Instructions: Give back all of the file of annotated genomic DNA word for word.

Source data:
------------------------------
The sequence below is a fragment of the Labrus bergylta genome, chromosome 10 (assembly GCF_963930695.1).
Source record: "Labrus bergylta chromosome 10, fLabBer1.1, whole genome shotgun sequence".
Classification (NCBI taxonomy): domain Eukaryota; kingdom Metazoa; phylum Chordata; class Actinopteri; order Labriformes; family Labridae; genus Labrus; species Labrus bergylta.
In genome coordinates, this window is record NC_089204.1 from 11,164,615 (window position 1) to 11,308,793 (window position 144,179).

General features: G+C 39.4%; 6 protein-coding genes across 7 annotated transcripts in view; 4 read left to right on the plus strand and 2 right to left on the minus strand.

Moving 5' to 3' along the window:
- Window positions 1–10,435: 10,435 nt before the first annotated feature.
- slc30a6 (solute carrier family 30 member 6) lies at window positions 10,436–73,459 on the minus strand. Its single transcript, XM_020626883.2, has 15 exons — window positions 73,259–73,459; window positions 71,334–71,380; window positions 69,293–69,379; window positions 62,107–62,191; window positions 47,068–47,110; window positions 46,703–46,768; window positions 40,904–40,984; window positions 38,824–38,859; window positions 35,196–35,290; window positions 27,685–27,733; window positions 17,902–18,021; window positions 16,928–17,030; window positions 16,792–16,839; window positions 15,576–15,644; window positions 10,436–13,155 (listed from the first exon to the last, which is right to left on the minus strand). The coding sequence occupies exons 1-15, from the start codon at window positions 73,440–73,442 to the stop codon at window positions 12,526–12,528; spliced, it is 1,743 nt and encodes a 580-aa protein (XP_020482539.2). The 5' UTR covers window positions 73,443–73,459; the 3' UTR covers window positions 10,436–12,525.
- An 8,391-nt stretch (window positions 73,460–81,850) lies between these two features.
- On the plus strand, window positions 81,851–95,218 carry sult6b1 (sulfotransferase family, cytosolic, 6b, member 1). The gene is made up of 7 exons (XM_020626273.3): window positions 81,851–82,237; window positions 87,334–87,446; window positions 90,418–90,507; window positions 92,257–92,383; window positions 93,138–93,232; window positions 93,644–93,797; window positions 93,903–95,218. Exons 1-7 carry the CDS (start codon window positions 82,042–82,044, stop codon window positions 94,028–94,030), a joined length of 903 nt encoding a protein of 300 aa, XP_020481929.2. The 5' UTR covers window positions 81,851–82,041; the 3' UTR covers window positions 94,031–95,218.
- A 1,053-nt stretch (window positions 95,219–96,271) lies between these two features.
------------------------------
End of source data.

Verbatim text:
The sequence below is a fragment of the Labrus bergylta genome, chromosome 10 (assembly GCF_963930695.1).
Source record: "Labrus bergylta chromosome 10, fLabBer1.1, whole genome shotgun sequence".
Classification (NCBI taxonomy): domain Eukaryota; kingdom Metazoa; phylum Chordata; class Actinopteri; order Labriformes; family Labridae; genus Labrus; species Labrus bergylta.
In genome coordinates, this window is record NC_089204.1 from 11,164,615 (window position 1) to 11,308,793 (window position 144,179).

General features: G+C 39.4%; 6 protein-coding genes across 7 annotated transcripts in view; 4 read left to right on the plus strand and 2 right to left on the minus strand.

Moving 5' to 3' along the window:
- Window positions 1–10,435: 10,435 nt before the first annotated feature.
- slc30a6 (solute carrier family 30 member 6) lies at window positions 10,436–73,459 on the minus strand. Its single transcript, XM_020626883.2, has 15 exons — window positions 73,259–73,459; window positions 71,334–71,380; window positions 69,293–69,379; window positions 62,107–62,191; window positions 47,068–47,110; window positions 46,703–46,768; window positions 40,904–40,984; window positions 38,824–38,859; window positions 35,196–35,290; window positions 27,685–27,733; window positions 17,902–18,021; window positions 16,928–17,030; window positions 16,792–16,839; window positions 15,576–15,644; window positions 10,436–13,155 (listed from the first exon to the last, which is right to left on the minus strand). The coding sequence occupies exons 1-15, from the start codon at window positions 73,440–73,442 to the stop codon at window positions 12,526–12,528; spliced, it is 1,743 nt and encodes a 580-aa protein (XP_020482539.2). The 5' UTR covers window positions 73,443–73,459; the 3' UTR covers window positions 10,436–12,525.
- An 8,391-nt stretch (window positions 73,460–81,850) lies between these two features.
- On the plus strand, window positions 81,851–95,218 carry sult6b1 (sulfotransferase family, cytosolic, 6b, member 1). The gene is made up of 7 exons (XM_020626273.3): window positions 81,851–82,237; window positions 87,334–87,446; window positions 90,418–90,507; window positions 92,257–92,383; window positions 93,138–93,232; window positions 93,644–93,797; window positions 93,903–95,218. Exons 1-7 carry the CDS (start codon window positions 82,042–82,044, stop codon window positions 94,028–94,030), a joined length of 903 nt encoding a protein of 300 aa, XP_020481929.2. The 5' UTR covers window positions 81,851–82,041; the 3' UTR covers window positions 94,031–95,218.
- A 1,053-nt stretch (window positions 95,219–96,271) lies between these two features.